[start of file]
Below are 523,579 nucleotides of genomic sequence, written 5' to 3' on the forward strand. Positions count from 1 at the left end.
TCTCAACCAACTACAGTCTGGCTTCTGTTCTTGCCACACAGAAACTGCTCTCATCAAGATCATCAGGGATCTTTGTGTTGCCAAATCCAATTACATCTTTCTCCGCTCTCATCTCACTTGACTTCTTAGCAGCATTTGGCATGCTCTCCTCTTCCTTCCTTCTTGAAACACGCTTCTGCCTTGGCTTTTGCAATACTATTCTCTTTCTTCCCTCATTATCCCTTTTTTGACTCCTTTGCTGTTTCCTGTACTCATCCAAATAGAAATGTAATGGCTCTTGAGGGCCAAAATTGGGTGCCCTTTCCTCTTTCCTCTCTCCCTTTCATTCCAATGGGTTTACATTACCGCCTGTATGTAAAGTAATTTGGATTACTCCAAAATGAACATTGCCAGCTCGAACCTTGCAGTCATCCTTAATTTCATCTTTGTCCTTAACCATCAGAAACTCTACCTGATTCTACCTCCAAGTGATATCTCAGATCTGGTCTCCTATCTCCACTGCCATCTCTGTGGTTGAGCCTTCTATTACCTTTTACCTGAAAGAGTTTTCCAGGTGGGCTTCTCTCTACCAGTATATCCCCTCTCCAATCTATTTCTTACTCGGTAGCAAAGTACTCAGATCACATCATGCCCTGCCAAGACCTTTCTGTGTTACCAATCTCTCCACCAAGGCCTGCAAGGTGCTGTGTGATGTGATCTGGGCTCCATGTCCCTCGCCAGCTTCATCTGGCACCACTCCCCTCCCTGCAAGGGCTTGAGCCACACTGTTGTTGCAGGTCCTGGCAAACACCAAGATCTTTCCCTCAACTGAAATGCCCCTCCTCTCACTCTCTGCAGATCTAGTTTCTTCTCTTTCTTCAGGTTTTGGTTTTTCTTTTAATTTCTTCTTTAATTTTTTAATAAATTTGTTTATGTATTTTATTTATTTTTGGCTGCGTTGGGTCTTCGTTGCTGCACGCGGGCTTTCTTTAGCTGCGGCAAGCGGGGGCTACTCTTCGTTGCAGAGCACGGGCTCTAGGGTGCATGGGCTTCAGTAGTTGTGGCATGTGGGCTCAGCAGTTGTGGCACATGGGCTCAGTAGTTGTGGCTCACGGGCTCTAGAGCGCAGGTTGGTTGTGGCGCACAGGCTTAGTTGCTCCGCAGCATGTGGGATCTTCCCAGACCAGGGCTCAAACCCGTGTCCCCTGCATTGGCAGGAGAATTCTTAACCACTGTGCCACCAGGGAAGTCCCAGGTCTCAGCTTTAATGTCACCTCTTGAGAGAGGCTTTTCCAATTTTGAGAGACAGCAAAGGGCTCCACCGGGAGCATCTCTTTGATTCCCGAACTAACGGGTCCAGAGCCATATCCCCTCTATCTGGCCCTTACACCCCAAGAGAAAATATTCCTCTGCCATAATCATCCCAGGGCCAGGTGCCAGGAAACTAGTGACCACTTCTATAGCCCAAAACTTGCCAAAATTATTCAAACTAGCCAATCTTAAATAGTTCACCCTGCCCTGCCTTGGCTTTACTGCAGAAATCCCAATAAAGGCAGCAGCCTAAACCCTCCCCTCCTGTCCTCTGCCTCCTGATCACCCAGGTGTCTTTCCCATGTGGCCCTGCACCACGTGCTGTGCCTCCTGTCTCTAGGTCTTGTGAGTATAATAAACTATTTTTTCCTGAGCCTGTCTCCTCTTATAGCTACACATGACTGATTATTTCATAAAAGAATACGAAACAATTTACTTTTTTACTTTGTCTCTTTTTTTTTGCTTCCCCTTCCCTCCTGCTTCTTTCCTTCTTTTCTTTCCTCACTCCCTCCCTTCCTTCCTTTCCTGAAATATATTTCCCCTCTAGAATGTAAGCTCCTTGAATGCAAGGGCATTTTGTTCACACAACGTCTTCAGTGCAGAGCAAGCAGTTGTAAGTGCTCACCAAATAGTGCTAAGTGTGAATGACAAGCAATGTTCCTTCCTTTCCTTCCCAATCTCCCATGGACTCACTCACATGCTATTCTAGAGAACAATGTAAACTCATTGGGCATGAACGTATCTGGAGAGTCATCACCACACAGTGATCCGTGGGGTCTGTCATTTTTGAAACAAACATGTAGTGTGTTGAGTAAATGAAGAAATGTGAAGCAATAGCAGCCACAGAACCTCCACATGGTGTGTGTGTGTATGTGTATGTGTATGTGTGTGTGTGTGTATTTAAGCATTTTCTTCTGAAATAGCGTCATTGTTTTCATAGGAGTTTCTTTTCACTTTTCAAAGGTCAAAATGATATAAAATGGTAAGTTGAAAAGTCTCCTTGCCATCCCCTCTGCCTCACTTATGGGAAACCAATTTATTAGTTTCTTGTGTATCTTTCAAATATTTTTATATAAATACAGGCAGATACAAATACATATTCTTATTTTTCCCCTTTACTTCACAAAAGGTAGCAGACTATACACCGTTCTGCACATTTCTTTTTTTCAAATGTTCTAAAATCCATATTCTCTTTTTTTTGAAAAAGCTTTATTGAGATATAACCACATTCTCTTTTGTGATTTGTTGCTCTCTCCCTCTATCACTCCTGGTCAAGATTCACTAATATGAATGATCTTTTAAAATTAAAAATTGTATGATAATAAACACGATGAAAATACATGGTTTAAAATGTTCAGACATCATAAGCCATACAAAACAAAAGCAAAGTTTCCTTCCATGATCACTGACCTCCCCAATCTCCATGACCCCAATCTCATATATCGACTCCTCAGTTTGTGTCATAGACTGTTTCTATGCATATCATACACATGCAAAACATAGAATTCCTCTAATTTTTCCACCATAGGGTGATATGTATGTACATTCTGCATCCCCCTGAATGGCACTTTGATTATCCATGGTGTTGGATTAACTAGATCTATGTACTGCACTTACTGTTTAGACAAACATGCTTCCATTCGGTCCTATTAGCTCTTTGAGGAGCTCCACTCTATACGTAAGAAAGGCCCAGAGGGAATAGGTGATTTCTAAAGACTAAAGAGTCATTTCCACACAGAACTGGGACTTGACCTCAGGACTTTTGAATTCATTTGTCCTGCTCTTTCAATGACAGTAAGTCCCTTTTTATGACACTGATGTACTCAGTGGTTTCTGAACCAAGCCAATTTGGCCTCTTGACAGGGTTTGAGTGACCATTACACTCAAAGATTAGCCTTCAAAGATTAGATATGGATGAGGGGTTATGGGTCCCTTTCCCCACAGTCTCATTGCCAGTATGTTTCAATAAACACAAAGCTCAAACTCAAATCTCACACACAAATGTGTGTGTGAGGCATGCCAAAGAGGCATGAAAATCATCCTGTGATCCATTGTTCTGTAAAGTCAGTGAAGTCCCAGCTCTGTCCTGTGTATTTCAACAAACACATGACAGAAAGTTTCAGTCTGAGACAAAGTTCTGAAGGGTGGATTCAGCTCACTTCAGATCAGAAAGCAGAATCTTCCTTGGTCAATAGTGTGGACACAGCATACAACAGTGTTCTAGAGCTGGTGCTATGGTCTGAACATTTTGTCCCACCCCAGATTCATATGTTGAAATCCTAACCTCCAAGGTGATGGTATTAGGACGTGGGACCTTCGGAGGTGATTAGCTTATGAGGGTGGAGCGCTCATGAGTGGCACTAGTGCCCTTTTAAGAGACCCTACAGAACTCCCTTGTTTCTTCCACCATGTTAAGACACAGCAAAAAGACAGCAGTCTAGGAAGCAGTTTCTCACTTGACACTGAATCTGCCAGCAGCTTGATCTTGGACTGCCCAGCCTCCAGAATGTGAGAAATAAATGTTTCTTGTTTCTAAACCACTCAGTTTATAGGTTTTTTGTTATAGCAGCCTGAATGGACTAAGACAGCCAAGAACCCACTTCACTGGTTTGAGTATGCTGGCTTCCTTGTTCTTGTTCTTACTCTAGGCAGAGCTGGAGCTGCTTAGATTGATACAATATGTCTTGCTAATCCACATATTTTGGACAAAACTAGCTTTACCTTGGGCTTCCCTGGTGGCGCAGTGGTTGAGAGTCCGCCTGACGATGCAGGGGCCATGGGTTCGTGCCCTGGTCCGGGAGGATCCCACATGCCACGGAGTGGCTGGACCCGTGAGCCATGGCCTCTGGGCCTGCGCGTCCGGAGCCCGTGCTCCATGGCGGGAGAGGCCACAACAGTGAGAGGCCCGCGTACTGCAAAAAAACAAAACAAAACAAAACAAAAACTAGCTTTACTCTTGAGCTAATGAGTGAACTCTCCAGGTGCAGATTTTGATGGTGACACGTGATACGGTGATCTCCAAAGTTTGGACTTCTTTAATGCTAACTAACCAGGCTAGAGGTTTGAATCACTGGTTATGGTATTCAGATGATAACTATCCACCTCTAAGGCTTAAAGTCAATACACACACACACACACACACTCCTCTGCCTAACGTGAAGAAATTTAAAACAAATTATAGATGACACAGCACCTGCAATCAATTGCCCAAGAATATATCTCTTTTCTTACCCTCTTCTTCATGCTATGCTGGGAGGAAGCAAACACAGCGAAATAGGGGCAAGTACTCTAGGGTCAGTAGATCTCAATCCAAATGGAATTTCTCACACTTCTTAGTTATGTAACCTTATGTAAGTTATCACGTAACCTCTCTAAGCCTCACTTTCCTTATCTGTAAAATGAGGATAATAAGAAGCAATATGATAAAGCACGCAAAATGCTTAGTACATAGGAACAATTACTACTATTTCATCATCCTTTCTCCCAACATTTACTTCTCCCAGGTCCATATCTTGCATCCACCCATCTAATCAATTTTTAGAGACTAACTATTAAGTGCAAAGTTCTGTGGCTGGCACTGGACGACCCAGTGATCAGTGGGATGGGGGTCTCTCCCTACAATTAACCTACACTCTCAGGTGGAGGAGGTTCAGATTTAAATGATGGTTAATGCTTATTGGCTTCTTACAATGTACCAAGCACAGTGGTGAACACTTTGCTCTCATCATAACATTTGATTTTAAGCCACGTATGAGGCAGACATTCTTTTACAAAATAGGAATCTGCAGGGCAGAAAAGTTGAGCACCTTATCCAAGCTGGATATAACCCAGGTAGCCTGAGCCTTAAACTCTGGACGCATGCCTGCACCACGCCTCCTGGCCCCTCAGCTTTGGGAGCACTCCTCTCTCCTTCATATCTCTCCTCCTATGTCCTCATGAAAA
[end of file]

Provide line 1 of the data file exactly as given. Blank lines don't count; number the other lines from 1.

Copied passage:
Below are 523,579 nucleotides of genomic sequence, written 5' to 3' on the forward strand. Positions count from 1 at the left end.